|Open Textbooks In California|
Looking for cost saving measures during a time of severe budgetary pressure, California Governor Schwarzenegger announced in May 2009 that free open-source digital textbooks for high school math and science would be available by fall 2009. In the first-ever statewide initiative to bring open textbooks into classrooms, textbook developers were invited to submit their products for state review. Sixteen submissions in the areas of algebra II, biology/life science, calculus, chemistry, earth science, physics, and trigonometry were scrutinized for coverage of the relevant California content standards. Ten submissions were approved: Four met all relevant content standards and another six met 90% or more.
The governor estimated that the average high school textbook costs $100 and that the state could save $400 million by going to open source for all math and science textbooks for its 2 million high school students. Although the governor's action was stimulated by the need to find innovative ways to save costs, it reflected a conviction that digital materials are of high quality and have important advantages. The governor characterized print textbooks as outdated, heavy, and expensive. "This [digital textbook initiative] represents an important step toward embracing a more interactive learning environment that leverages technology to meet the changing academic needs of California's students," said Schwarzenegger.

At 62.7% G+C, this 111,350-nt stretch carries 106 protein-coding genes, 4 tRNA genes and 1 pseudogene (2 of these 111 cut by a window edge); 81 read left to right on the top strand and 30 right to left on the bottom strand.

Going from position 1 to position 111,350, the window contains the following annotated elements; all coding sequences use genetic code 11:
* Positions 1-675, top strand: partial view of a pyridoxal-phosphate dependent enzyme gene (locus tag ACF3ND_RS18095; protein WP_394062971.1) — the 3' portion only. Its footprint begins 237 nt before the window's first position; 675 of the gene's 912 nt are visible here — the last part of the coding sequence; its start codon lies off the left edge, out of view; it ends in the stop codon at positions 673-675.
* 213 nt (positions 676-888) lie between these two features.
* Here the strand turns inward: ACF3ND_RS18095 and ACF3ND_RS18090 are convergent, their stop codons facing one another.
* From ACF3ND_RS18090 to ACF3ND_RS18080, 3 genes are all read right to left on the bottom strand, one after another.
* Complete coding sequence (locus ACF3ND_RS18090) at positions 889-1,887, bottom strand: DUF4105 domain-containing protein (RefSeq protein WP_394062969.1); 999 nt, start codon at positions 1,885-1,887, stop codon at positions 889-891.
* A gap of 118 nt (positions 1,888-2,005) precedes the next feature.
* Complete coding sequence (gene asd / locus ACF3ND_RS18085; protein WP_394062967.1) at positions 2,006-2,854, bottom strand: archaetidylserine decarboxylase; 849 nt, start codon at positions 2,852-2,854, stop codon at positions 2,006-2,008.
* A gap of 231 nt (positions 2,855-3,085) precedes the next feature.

Because they are available in digital format, the approved textbooks can be downloaded and used in a variety of ways. Students can view the textbooks on a computer, but the contents can also be projected on a screen, printed chapter by chapter, or bound in their entirety. Several of the approved texts are offered by a nonprofit foundation, whose website gives educators the option to remix or edit textbook components to meet the needs of their class (creating their own "Flexbook"). California's textbook reviews and links to the texts themselves can be found at http://www.clrn.org/fdti/.
Skeptics point to the fact that not all students have computers to view digital text on and that the governor's initiative did not include training for educators in how to use the digital books effectively. But California is pleased enough with its digital textbook initiative that it plans to extend it to other subject areas. Other states, including Virginia, Florida, and Indiana, are launching digital textbook initiatives of their own.
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